Those Moderates Are Screwing Up Health-Care Reform
For most of the last decade, moderate Republicans have sounded just like their conservative colleagues on Obamacare: The law was a disaster and had to be replaced. Once Republicans were in a position to do something about the law, though, they were forced to think, apparently for the first time, about specific health-policy decisions. At that point the moderates decided that they want to keep Obamacare but make it cheaper.
That’s what the Senate Republicans’ bill does. It is not a repeal or replacement of Obamacare. If it passes, taxes, spending and premiums would be lower. But Obamacare’s basic regulatory structure would remain in place, more so than under the House version of the plan. The Senate bill kept that structure to keep moderate Republicans on board. They either think that structure is good policy or that it’s too politically risky to scrap it.
But what the senators have come up with is politically risky, too, and hard to defend as policy. The bill gets rid of Obamacare’s unpopular fines on people who go without health insurance: the “individual mandate.” But it keeps the law’s regulation that forces insurers to treat healthy and sick people alike. Doing both of those things creates a problem: It allows healthy people to go without insurance and then wait until they’re sick to buy insurance at favorable rates. But if only sick people buy insurance, it will have to be expensive. And the more expensive it is, the sicker the people who want to buy it will be. It’s a recipe, in other words, for unstable insurance markets.
One alternative would be to get rid of the individual mandate and find a different way to protect people who, because of their chronic health conditions, would have trouble getting health insurance on an open market. The government could offer tax credits sufficient to help nearly everyone buy at least catastrophic coverage, require insurers to take care of sick people at favorable rates if they had kept their insurance current, and provide adequately funded high-risk pools for anyone who fell through the cracks. That way it would be impossible to game the system by going without insurance and then buying it once sick.
But few Republicans understood these policy questions and were not prepared to defend any alteration to Obamacare’s coverage guarantee for people with preexisting conditions. So moderate Republicans pushed for keeping Obamacare’s popular preexisting conditions provision and scrapping its unpopular individual mandate—even though this combination does not make sense.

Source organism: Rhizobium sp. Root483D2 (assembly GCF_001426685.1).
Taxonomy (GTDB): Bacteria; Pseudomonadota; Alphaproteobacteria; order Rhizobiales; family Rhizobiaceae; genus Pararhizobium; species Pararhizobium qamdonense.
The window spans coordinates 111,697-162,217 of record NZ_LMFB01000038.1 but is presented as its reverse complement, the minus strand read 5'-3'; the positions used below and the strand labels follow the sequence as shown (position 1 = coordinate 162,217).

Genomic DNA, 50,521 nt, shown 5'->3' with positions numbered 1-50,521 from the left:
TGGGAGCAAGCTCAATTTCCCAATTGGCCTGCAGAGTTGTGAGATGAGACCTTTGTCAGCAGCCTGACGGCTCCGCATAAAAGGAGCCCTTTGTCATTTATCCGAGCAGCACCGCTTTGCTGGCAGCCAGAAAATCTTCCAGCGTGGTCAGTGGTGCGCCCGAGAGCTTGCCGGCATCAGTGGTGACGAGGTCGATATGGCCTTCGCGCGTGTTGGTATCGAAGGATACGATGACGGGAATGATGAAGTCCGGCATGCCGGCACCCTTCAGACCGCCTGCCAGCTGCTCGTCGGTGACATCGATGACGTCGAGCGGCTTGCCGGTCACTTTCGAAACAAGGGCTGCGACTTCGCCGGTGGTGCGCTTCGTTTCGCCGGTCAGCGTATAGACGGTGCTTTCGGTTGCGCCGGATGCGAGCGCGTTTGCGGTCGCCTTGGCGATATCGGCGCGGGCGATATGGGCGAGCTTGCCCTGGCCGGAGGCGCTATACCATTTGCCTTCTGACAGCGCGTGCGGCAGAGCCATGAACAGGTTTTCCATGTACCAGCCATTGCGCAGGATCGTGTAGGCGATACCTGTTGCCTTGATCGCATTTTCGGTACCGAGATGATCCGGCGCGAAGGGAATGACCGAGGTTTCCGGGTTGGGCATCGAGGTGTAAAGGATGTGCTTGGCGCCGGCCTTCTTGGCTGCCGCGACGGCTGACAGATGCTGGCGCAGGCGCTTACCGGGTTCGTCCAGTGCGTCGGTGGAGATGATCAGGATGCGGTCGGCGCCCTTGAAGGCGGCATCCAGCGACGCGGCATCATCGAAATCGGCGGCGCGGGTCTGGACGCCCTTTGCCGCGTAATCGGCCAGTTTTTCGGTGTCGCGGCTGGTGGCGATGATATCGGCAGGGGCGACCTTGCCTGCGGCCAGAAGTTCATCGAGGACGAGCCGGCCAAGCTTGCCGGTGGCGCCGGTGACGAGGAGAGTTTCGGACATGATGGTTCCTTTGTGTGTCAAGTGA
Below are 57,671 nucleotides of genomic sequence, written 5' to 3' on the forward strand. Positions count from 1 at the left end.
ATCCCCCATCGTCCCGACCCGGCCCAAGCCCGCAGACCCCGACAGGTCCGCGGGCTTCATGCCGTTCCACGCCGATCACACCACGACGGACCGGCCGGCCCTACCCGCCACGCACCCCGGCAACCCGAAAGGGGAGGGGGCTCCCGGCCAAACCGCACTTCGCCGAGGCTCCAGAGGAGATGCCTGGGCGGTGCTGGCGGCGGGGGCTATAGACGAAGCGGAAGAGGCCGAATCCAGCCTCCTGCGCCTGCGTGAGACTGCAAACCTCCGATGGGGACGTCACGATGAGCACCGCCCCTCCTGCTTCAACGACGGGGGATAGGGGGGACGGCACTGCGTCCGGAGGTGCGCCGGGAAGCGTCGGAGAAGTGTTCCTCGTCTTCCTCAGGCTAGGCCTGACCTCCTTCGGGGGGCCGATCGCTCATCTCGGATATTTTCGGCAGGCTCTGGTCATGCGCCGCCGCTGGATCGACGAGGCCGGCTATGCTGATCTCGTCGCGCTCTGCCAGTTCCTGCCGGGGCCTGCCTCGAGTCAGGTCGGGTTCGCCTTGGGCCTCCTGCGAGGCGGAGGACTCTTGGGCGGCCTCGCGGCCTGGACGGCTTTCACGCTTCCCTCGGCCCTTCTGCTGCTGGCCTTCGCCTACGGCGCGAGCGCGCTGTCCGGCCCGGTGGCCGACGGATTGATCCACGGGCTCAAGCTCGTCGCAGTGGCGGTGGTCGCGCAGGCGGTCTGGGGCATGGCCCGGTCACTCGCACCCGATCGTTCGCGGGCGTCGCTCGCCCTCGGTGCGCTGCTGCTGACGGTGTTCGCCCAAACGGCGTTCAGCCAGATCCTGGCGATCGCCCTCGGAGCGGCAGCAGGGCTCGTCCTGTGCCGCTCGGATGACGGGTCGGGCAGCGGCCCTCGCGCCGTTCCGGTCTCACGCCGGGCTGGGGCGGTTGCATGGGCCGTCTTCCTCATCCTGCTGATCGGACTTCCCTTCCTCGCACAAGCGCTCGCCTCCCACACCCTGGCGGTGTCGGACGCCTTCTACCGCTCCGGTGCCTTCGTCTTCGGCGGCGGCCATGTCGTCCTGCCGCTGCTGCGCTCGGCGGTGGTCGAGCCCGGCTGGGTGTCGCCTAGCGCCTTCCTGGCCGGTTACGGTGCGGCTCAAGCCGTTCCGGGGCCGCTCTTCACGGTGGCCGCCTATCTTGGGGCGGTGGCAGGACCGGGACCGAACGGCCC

It would be irresponsible to pass the Senate bill without finding some way to fix this problem. One solution might be to let insurers impose a 30-percent surcharge on people who go without insurance, develop a health condition and then buy insurance. Another would be to impose a waiting period for people who want to use federal subsidies to come back on the insurance rolls.
If this problem were fixed, I would favor Obamacare Lite over Obamacare. Lower premiums would probably entice younger people to buy health insurance, making the individual insurance market more stable. More people would be staying insured because they value the benefits of insurance over its cost, and fewer because they would pay a fine if they refrained.
The Senate bill is right to cap federal payments to states for Medicaid beneficiaries, although the details—especially the absurdly long phase-in—are debatable. It’s also right to make it easier for beneficiaries to join the private insurance market. But Obamacare Lite also has drawbacks that a true replacement of Obamacare would avoid. Even if the Senate bill were modified to avoid destabilizing markets, it would leave many people in the middle class still paying higher premiums as a result of Obamacare’s regulations but now receiving less federal help.
It is hard to avoid the conclusion that Republicans, especially moderate Republicans, have given these issues the bare minimum of thought they could get away with. Which helps to explain why so few people are enthusiastic about this health-care bill.
This column does not necessarily reflect the opinion of the editorial board or Bloomberg LP and its owners.
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